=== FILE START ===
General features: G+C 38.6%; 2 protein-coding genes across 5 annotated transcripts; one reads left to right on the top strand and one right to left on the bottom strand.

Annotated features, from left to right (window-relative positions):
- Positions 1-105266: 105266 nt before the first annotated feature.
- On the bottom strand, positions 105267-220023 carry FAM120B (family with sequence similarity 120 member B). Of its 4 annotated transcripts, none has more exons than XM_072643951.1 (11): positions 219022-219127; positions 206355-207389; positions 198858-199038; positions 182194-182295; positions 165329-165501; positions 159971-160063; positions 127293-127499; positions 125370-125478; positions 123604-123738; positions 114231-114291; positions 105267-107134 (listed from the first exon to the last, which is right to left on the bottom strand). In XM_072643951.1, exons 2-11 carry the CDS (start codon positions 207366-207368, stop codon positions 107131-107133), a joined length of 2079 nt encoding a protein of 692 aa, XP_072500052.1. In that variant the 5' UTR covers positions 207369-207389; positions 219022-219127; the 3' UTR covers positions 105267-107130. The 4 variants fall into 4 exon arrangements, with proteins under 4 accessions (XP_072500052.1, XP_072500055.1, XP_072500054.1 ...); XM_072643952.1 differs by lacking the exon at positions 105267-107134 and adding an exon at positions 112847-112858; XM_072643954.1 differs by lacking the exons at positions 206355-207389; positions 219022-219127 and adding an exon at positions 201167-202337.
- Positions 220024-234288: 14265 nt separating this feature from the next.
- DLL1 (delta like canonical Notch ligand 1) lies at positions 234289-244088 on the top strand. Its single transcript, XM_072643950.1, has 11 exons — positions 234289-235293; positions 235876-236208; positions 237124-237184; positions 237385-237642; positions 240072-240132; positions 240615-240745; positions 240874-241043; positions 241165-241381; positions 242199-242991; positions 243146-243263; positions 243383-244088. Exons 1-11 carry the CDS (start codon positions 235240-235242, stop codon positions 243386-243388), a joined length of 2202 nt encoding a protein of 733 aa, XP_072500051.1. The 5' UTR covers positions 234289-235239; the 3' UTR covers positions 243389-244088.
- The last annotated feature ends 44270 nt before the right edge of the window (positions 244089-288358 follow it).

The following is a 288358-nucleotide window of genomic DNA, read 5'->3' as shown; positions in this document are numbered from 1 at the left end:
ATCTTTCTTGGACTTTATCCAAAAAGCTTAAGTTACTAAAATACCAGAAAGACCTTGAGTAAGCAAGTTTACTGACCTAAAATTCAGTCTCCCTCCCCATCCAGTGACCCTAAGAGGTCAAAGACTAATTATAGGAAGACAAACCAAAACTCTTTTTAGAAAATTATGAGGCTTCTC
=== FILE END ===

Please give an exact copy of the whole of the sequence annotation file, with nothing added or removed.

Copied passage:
General features: G+C 38.6%; 2 protein-coding genes across 5 annotated transcripts; one reads left to right on the top strand and one right to left on the bottom strand.

Annotated features, from left to right (window-relative positions):
- Positions 1-105266: 105266 nt before the first annotated feature.
- On the bottom strand, positions 105267-220023 carry FAM120B (family with sequence similarity 120 member B). Of its 4 annotated transcripts, none has more exons than XM_072643951.1 (11): positions 219022-219127; positions 206355-207389; positions 198858-199038; positions 182194-182295; positions 165329-165501; positions 159971-160063; positions 127293-127499; positions 125370-125478; positions 123604-123738; positions 114231-114291; positions 105267-107134 (listed from the first exon to the last, which is right to left on the bottom strand). In XM_072643951.1, exons 2-11 carry the CDS (start codon positions 207366-207368, stop codon positions 107131-107133), a joined length of 2079 nt encoding a protein of 692 aa, XP_072500052.1. In that variant the 5' UTR covers positions 207369-207389; positions 219022-219127; the 3' UTR covers positions 105267-107130. The 4 variants fall into 4 exon arrangements, with proteins under 4 accessions (XP_072500052.1, XP_072500055.1, XP_072500054.1 ...); XM_072643952.1 differs by lacking the exon at positions 105267-107134 and adding an exon at positions 112847-112858; XM_072643954.1 differs by lacking the exons at positions 206355-207389; positions 219022-219127 and adding an exon at positions 201167-202337.
- Positions 220024-234288: 14265 nt separating this feature from the next.
- DLL1 (delta like canonical Notch ligand 1) lies at positions 234289-244088 on the top strand. Its single transcript, XM_072643950.1, has 11 exons — positions 234289-235293; positions 235876-236208; positions 237124-237184; positions 237385-237642; positions 240072-240132; positions 240615-240745; positions 240874-241043; positions 241165-241381; positions 242199-242991; positions 243146-243263; positions 243383-244088. Exons 1-11 carry the CDS (start codon positions 235240-235242, stop codon positions 243386-243388), a joined length of 2202 nt encoding a protein of 733 aa, XP_072500051.1. The 5' UTR covers positions 234289-235239; the 3' UTR covers positions 243389-244088.
- The last annotated feature ends 44270 nt before the right edge of the window (positions 244089-288358 follow it).

The following is a 288358-nucleotide window of genomic DNA, read 5'->3' as shown; positions in this document are numbered from 1 at the left end:
ATCTTTCTTGGACTTTATCCAAAAAGCTTAAGTTACTAAAATACCAGAAAGACCTTGAGTAAGCAAGTTTACTGACCTAAAATTCAGTCTCCCTCCCCATCCAGTGACCCTAAGAGGTCAAAGACTAATTATAGGAAGACAAACCAAAACTCTTTTTAGAAAATTATGAGGCTTCTC